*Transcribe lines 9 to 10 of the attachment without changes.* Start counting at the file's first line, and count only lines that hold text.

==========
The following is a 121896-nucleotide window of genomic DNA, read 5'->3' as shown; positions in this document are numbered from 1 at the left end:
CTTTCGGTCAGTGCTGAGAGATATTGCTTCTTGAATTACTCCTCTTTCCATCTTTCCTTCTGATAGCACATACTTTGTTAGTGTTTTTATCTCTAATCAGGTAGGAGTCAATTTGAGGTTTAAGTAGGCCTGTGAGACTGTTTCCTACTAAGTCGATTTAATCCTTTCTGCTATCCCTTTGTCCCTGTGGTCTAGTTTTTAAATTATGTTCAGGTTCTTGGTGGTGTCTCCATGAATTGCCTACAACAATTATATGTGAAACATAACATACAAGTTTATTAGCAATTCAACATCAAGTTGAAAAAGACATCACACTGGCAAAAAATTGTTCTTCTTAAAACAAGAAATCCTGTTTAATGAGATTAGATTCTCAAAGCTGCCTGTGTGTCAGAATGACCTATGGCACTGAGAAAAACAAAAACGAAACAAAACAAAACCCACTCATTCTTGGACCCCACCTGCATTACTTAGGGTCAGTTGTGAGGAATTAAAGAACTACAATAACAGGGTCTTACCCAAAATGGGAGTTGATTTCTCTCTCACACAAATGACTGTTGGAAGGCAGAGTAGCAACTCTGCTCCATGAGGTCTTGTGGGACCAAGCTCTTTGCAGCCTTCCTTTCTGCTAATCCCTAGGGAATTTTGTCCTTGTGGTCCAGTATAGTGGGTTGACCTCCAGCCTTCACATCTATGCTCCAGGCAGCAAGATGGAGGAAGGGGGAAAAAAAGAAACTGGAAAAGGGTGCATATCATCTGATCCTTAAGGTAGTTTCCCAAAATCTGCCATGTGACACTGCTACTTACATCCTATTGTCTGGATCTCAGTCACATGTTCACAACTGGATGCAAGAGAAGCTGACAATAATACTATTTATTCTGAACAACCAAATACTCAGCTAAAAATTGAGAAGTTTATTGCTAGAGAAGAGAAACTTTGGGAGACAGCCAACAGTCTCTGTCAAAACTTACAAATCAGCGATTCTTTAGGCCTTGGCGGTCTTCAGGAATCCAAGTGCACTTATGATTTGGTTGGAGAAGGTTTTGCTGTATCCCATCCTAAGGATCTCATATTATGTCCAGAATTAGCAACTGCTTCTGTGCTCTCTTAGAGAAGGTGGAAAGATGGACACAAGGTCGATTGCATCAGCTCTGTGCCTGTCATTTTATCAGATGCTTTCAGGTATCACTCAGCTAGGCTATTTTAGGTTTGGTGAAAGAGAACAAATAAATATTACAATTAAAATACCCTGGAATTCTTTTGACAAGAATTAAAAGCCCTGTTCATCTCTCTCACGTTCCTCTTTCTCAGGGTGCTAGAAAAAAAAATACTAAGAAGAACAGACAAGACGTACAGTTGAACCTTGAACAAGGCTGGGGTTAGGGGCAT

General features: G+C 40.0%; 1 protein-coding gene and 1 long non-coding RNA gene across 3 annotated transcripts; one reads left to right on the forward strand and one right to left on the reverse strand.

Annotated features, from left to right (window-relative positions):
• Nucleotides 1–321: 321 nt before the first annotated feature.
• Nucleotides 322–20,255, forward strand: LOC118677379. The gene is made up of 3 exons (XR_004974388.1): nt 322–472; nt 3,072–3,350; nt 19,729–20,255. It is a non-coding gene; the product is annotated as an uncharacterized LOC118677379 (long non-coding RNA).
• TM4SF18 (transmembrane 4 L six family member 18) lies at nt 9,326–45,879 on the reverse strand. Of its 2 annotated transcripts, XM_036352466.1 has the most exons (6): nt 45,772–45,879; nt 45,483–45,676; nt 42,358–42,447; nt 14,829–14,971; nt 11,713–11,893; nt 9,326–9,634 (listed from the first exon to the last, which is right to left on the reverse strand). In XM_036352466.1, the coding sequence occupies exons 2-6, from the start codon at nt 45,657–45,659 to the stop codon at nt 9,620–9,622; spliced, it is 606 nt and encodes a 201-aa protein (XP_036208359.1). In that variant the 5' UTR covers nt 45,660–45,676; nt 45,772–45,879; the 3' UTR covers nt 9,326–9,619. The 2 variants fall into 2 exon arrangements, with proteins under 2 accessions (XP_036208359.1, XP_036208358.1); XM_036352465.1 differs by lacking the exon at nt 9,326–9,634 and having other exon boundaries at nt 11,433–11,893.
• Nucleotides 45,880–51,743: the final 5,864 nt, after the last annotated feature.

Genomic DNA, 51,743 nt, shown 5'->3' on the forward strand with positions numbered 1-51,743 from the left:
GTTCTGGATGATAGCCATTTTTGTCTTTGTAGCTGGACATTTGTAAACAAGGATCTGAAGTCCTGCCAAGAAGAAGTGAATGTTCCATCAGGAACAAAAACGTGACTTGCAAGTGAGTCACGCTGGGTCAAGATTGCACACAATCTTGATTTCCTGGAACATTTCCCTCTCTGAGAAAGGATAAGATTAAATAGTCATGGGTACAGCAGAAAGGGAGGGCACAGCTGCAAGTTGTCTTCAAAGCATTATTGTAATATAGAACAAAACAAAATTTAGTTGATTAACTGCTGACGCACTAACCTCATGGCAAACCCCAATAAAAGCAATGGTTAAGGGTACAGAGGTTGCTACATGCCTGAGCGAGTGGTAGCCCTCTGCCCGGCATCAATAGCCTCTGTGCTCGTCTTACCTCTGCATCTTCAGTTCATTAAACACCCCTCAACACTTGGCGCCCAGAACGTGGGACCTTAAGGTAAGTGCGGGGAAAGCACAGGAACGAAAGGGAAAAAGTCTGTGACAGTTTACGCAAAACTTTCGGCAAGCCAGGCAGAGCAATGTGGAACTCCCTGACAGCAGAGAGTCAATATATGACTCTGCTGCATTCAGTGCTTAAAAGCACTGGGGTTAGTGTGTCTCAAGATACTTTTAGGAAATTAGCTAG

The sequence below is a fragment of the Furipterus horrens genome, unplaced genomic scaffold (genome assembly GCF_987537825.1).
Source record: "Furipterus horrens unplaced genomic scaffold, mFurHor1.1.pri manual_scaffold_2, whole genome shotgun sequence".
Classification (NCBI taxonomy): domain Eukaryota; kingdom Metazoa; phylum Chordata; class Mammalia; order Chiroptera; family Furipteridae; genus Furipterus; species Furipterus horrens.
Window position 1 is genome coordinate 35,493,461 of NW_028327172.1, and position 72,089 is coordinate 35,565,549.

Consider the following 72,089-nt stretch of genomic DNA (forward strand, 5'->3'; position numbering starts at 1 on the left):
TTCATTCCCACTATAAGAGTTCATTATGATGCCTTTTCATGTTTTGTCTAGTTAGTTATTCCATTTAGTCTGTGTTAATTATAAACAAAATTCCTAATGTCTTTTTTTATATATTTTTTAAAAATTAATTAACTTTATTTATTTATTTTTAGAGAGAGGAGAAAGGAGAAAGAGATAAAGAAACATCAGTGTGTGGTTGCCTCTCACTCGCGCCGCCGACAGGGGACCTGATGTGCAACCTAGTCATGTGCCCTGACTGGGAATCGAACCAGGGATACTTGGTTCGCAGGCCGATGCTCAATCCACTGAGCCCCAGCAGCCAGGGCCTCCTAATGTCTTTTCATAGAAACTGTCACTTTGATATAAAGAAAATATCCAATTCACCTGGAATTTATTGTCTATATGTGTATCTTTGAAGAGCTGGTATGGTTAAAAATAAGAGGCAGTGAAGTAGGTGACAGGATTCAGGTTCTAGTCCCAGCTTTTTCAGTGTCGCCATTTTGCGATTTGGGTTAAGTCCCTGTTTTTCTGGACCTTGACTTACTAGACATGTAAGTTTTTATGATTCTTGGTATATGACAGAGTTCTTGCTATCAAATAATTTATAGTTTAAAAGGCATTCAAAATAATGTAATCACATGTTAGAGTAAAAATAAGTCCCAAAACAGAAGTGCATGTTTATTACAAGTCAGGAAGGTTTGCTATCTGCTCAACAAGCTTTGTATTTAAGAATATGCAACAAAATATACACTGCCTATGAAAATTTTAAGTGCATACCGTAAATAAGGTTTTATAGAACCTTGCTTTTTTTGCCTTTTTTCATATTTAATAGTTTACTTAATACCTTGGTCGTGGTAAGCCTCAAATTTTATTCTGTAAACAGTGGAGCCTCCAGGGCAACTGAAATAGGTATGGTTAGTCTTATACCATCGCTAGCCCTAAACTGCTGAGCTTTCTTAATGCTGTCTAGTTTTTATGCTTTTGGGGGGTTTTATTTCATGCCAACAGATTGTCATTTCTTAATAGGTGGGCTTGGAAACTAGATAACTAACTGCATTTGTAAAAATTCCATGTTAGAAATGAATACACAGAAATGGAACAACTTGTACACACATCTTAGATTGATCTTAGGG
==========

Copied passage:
Genomic DNA, 51,743 nt, shown 5'->3' on the forward strand with positions numbered 1-51,743 from the left:
GTTCTGGATGATAGCCATTTTTGTCTTTGTAGCTGGACATTTGTAAACAAGGATCTGAAGTCCTGCCAAGAAGAAGTGAATGTTCCATCAGGAACAAAAACGTGACTTGCAAGTGAGTCACGCTGGGTCAAGATTGCACACAATCTTGATTTCCTGGAACATTTCCCTCTCTGAGAAAGGATAAGATTAAATAGTCATGGGTACAGCAGAAAGGGAGGGCACAGCTGCAAGTTGTCTTCAAAGCATTATTGTAATATAGAACAAAACAAAATTTAGTTGATTAACTGCTGACGCACTAACCTCATGGCAAACCCCAATAAAAGCAATGGTTAAGGGTACAGAGGTTGCTACATGCCTGAGCGAGTGGTAGCCCTCTGCCCGGCATCAATAGCCTCTGTGCTCGTCTTACCTCTGCATCTTCAGTTCATTAAACACCCCTCAACACTTGGCGCCCAGAACGTGGGACCTTAAGGTAAGTGCGGGGAAAGCACAGGAACGAAAGGGAAAAAGTCTGTGACAGTTTACGCAAAACTTTCGGCAAGCCAGGCAGAGCAATGTGGAACTCCCTGACAGCAGAGAGTCAATATATGACTCTGCTGCATTCAGTGCTTAAAAGCACTGGGGTTAGTGTGTCTCAAGATACTTTTAGGAAATTAGCTAG